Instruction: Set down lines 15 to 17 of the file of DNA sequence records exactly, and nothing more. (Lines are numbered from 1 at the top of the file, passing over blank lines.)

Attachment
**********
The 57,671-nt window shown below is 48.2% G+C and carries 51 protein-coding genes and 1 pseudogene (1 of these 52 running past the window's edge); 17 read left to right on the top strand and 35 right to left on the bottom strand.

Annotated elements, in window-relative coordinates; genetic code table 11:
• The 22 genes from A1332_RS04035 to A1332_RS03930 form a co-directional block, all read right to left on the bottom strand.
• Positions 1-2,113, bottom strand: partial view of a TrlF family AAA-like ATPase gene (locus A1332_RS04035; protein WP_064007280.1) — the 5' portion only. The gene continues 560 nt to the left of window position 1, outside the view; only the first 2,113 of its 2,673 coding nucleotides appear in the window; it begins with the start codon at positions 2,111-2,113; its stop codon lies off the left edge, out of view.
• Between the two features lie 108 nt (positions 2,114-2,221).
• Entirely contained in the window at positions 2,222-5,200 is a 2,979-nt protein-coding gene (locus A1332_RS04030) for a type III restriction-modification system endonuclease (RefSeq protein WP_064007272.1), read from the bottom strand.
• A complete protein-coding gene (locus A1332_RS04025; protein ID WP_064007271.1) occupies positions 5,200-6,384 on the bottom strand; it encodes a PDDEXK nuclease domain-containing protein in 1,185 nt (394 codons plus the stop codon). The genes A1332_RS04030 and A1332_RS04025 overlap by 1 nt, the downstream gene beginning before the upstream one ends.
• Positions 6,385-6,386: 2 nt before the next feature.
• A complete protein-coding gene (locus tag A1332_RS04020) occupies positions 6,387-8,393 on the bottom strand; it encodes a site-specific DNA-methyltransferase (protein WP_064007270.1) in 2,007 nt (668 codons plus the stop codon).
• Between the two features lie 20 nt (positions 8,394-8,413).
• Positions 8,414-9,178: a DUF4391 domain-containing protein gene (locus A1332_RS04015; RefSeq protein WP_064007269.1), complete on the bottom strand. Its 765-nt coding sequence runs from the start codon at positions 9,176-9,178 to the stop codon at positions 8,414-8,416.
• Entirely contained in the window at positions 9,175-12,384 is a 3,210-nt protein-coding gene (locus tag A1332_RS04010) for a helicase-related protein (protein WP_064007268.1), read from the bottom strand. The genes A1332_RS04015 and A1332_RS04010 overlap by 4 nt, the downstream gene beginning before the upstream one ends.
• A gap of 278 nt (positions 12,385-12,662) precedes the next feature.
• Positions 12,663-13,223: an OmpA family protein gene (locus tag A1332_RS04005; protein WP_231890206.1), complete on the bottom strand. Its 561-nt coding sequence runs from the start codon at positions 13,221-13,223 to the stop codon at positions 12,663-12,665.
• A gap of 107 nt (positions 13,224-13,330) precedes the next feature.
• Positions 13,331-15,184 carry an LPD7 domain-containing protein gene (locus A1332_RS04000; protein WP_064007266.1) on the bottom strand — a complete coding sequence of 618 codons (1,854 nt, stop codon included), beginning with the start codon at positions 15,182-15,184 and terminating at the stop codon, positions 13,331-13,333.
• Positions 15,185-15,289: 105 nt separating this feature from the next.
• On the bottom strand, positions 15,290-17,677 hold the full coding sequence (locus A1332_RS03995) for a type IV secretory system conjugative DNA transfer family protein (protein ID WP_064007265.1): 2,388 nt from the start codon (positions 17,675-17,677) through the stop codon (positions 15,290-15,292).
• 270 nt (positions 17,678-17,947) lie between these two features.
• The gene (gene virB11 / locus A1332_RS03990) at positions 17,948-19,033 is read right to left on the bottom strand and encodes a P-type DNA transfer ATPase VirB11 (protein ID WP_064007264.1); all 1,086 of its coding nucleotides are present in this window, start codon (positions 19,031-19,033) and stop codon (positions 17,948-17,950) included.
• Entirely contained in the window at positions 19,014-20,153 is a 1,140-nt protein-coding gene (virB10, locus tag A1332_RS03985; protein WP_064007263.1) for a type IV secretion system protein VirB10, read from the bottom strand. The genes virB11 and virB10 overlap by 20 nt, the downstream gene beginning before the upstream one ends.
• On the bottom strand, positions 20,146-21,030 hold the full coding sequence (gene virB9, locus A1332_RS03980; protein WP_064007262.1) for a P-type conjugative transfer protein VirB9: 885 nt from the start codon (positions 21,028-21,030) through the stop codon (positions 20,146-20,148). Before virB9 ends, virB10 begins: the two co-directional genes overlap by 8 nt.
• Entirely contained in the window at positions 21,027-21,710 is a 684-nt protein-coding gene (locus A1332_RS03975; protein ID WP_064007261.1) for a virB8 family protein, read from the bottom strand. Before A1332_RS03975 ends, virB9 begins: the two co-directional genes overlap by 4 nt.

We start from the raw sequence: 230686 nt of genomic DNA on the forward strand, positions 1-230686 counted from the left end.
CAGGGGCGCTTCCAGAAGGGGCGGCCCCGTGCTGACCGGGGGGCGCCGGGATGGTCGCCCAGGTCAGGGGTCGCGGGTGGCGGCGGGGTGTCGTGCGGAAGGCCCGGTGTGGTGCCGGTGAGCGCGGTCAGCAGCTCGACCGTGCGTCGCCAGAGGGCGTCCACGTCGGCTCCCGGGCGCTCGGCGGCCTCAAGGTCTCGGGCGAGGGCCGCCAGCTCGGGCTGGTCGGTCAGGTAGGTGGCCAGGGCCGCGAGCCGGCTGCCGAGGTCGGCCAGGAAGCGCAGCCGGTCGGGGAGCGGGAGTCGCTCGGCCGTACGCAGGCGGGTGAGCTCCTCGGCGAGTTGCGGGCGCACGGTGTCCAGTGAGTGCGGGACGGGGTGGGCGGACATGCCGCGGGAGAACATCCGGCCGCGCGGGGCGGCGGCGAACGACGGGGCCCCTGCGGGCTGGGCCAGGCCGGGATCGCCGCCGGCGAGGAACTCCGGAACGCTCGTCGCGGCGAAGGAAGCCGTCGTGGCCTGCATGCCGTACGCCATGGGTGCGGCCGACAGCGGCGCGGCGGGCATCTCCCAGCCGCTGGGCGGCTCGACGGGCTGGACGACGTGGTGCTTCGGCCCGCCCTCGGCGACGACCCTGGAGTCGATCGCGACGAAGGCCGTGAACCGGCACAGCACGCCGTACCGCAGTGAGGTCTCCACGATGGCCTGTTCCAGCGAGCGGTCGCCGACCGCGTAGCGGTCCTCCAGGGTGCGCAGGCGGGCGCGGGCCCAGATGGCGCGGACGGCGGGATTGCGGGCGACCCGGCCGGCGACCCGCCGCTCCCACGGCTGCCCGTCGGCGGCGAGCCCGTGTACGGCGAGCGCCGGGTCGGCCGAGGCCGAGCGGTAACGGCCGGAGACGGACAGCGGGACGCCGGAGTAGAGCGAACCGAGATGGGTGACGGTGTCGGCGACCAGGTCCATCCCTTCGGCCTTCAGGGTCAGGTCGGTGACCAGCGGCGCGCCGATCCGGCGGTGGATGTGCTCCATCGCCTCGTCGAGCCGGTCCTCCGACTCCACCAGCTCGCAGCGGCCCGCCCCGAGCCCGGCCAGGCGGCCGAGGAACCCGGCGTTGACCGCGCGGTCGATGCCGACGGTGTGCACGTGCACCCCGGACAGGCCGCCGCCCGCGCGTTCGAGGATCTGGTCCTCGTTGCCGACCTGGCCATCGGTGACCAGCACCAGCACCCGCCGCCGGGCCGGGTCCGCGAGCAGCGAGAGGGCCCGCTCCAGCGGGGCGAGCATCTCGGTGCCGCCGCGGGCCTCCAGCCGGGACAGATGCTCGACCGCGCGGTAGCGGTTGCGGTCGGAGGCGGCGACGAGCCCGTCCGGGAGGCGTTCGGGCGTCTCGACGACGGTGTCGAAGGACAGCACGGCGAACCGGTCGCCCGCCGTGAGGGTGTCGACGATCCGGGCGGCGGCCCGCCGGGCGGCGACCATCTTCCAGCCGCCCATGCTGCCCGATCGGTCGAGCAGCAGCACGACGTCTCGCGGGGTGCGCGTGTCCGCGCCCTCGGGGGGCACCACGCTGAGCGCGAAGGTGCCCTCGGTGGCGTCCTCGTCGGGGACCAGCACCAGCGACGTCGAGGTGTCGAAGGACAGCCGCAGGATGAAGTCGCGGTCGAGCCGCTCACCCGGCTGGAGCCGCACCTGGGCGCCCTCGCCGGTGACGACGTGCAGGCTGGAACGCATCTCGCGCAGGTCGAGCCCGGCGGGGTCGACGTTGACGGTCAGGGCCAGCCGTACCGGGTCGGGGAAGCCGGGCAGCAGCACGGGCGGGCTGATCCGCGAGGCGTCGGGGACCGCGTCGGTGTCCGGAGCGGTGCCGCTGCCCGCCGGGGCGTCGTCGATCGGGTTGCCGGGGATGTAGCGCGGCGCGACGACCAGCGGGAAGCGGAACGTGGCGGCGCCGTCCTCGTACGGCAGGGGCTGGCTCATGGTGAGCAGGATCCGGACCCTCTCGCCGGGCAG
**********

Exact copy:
• A gap of 107 nt (positions 13,224-13,330) precedes the next feature.
• Positions 13,331-15,184 carry an LPD7 domain-containing protein gene (locus A1332_RS04000; protein WP_064007266.1) on the bottom strand — a complete coding sequence of 618 codons (1,854 nt, stop codon included), beginning with the start codon at positions 15,182-15,184 and terminating at the stop codon, positions 13,331-13,333.
• Positions 15,185-15,289: 105 nt separating this feature from the next.